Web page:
Ordered by a judge to put those machines back into service, Trump loyalist Louis DeJoy said it was impossible because they’d been stripped for parts. Parts for what? Working machines still in operation?
The court’s injunction found that 72 per cent of the scuttled machines were in counties won by Hillary Clinton in the 2016 election. This is reminiscent of the removal of polling stations in largely poor, Black sections of cities during the recent primary elections forcing voters there to stand in line for hours. In Texas, the Republican governor has just limited mail-in ballot drop-off sites to one per county.
Then there’s what sounds a lot like a presidential call to arms.
Trump has long encouraged far-right zealots to stand with him, and done little to dissuade white supremacists. During the debate he pushed the potential for unrest further by saying this: “I’m urging my supporters to go into the polls and watch very carefully. Because that’s what has to happen. I am urging them to do it.”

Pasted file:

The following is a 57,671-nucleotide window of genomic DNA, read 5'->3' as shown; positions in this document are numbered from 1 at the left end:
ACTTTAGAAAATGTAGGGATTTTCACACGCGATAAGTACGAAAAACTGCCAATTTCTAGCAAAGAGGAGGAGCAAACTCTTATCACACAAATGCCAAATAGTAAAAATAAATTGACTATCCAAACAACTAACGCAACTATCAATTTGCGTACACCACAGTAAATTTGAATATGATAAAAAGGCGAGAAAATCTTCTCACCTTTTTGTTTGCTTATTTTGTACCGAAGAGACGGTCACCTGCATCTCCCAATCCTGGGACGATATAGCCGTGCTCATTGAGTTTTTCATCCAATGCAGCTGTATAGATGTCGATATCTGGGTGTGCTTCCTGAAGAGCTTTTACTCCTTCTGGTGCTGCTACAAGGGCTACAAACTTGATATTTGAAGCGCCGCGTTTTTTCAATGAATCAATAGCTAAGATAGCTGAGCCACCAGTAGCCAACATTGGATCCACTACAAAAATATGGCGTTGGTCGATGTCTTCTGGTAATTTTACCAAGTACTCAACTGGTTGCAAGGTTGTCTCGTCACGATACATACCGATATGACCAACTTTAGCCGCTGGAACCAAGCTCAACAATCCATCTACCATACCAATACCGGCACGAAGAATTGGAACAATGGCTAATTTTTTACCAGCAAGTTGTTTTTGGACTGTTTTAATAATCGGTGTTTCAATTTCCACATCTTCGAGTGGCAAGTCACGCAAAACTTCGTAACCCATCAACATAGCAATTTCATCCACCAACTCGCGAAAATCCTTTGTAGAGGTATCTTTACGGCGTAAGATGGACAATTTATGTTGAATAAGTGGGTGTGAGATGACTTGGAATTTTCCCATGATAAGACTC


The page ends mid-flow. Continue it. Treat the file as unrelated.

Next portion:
There is little doubt that supporters, many with firearms, will take this as a signal to “stand by” to challenge voters whom they somehow suspect as being ineligible.
It was an ominous-sounding threat rooted in a practice known as poll watching. Democrats do it all the time but this is the first time in 38 years that the Republican Party will be allowed monitors since a court banned them over alleged minority voter intimidation. Now Trump, who has refused to commit to a peaceful transfer of power should he lose, is encouraging a return to those tactics.
American civil unrest is close to boiling and Trump just turns up the heat. As Andrew Coyne put it in The Globe and Mail Thursday, “His (debate) conduct was mortifying, yes. But his message was terrifying.”
Worried citizens are looking for a way out. Google searches in the U.S. for the terms “move to Canada” and “how to move to Canada” skyrocketed during the debate.
Now all eyes are on Trump’s medical condition. He, his wife Melania, key aide Hope Hicks, another staffer, three White House journalists and a growing slew of others have all tested positive after close contact at a variety of events including the debate, two fundraisers and a rally in Duluth, Minn., Wednesday.